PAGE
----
Etymology
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farm (n.)

c. 1300, "fixed payment (usually in exchange for taxes collected, etc.), fixed rent," from Old French ferme "a rent, lease" (13c.), from Medieval Latin firma "fixed payment," from Latin firmare "to fix, settle, confirm, strengthen," from firmus "strong; stable," figuratively "constant, trusty" (from suffixed form of PIE root *dher- "to hold firmly, support").

Sense of "tract of leased land" is first recorded early 14c.; that of "cultivated land" (leased or not) is 1520s. A word of confused history, but there is agreement that "the purely agricultural sense is comparatively modern" [Century Dictionary]. There is a set of Old English words that appear to be related in sound and sense; if these, too, are from Latin it would be a very early borrowing. Some books strenuously defend a theory that the Anglo-Saxon words are original (perhaps related to feorh "life").

Phrase buy the farm "die in battle," is from at least World War II, perhaps a cynical reference to the draftee's dream of getting out of the war and going home, in many cases to a peaceful farmstead. The simple term buy it as slang for "suffer a mishap," especially "to die" is attested by 1825, and seems to have been picked up in airmen's jargon. Meanwhile fetch the farm is prisoner slang from at least 1879 for "get sent to the infirmary," with reference to the better diet and lighter duties there.

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fate (n.)

late 14c., "one's lot or destiny; predetermined course of life;" also "one's guiding spirit," from Old French fate and directly from Latin fata (source also of Spanish hado, Portuguese fado, Italian fato), neuter plural of fatum "prophetic declaration of what must be, oracle, prediction," thus the Latin word's usual sense, "that which is ordained, destiny, fate," literally "thing spoken (by the gods)," from neuter past participle of fari "to speak," from PIE root *bha- (2) "to speak, tell, say." Often in a bad sense in Latin: "bad luck, ill fortune; mishap, ruin; a pest or plague."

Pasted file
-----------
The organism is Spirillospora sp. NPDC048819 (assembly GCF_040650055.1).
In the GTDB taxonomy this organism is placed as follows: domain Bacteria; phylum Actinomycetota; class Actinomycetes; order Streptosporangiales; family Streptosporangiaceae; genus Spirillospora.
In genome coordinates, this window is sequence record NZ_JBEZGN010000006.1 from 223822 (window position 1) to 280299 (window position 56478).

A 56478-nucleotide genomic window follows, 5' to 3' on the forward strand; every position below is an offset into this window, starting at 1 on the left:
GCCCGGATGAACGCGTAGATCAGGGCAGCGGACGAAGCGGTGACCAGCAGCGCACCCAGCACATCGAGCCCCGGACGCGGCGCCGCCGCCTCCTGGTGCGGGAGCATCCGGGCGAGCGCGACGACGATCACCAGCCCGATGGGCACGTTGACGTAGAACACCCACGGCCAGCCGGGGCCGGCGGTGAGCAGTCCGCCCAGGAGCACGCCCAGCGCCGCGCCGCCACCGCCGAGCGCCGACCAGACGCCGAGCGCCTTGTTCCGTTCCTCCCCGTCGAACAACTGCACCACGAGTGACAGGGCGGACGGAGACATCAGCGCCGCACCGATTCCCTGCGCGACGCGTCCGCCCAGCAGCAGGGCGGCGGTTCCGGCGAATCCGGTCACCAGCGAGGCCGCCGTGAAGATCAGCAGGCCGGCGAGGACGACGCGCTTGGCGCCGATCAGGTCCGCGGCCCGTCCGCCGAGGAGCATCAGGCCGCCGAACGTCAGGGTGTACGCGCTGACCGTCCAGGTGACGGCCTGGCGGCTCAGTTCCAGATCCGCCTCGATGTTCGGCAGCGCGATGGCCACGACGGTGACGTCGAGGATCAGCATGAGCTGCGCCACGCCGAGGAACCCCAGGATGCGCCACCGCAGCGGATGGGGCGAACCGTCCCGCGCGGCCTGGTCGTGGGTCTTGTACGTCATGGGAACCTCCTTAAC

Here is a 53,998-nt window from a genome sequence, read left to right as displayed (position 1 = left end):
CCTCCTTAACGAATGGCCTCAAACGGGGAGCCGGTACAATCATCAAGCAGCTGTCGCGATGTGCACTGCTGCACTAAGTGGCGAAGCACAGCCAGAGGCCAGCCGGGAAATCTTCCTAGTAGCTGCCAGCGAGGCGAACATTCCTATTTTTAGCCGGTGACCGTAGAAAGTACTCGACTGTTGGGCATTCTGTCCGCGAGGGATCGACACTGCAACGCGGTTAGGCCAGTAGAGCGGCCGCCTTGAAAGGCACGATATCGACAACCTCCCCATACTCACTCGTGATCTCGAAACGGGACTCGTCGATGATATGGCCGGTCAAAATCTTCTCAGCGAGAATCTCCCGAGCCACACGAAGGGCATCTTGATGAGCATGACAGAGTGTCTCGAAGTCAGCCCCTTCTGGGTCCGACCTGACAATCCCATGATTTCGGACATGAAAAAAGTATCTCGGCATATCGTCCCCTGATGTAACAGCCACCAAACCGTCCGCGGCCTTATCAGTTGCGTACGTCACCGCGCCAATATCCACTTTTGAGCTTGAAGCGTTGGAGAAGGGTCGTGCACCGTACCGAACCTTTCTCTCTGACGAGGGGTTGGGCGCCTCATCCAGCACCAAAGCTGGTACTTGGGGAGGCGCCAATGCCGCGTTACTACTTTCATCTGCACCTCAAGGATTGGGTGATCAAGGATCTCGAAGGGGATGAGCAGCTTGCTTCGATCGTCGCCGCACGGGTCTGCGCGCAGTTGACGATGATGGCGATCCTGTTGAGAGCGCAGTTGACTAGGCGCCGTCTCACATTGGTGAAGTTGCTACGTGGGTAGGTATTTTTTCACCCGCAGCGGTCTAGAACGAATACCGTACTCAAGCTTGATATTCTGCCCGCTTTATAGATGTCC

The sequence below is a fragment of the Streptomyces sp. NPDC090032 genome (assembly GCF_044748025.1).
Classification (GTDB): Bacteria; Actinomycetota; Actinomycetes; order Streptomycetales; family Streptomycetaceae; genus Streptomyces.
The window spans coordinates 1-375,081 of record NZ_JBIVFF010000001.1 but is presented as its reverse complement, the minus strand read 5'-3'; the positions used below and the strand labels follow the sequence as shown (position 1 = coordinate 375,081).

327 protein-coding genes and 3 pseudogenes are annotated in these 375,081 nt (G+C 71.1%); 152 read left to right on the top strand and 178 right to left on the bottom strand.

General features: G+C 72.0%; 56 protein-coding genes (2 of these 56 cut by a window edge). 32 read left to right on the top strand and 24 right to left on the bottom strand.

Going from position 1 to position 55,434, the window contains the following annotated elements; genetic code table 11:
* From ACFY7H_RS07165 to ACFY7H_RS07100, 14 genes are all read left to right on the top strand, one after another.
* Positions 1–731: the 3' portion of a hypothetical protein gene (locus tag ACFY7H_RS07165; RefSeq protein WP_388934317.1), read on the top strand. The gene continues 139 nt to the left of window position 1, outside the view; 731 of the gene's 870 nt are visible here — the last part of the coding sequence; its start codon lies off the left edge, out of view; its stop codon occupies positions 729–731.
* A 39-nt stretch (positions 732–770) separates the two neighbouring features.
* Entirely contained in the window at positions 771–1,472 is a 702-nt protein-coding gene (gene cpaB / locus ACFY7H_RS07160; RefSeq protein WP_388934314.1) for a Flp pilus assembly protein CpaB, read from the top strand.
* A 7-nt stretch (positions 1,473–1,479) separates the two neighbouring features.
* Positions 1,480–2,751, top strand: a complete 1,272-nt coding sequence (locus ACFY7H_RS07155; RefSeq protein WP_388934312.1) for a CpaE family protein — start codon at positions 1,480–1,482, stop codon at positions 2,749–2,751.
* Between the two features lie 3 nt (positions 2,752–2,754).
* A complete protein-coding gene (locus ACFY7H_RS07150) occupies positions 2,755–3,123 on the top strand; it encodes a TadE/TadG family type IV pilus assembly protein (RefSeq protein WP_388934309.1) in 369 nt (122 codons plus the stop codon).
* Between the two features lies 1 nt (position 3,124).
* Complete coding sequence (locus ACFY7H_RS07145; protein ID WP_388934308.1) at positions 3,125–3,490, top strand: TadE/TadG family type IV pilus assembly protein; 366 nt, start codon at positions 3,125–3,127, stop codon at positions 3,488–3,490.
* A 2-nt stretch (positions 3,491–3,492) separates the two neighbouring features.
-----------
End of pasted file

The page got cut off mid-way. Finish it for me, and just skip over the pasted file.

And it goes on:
From early 15c. as "power that rules destinies, agency which predetermines events; supernatural predetermination;" also "destiny personified." Meaning "that which must be" is from 1660s; sense of "final event" is from 1768. The Latin sense evolution is from "sentence of the Gods" (Greek theosphaton) to "lot, portion" (Greek moira, personified as a goddess in Homer).

The sense of "one of the three goddesses (Clotho, Lachesis, and Atropos) who determined the course of a human life" (or, as Blount has it, "the three Ladies of destiny") is in English by 1580s. Their Greek name was Moirai (see above), from a verb meaning "to receive one's share." Latin Parca "one of the three Fates or goddesses of fate" (source of French parque "a Fate;" Spanish parca "Death personified; the Grim Reaper") might be from parcere "act sparingly, refrain from; have mercy upon, forbear to injure or punish" (if so, probably here a euphemism) or plectere "to weave, plait." The native word in English was wyrd (see weird).

J'y suivais un serpent qui venait de me mordre
Quel repli de désirs, sa traîne!...Quel désordre
De trésors s'arrachant à mon avidité,
Et quelle sombre soif de la limpidité!
[Paul Valéry, from La Jeune Parque]
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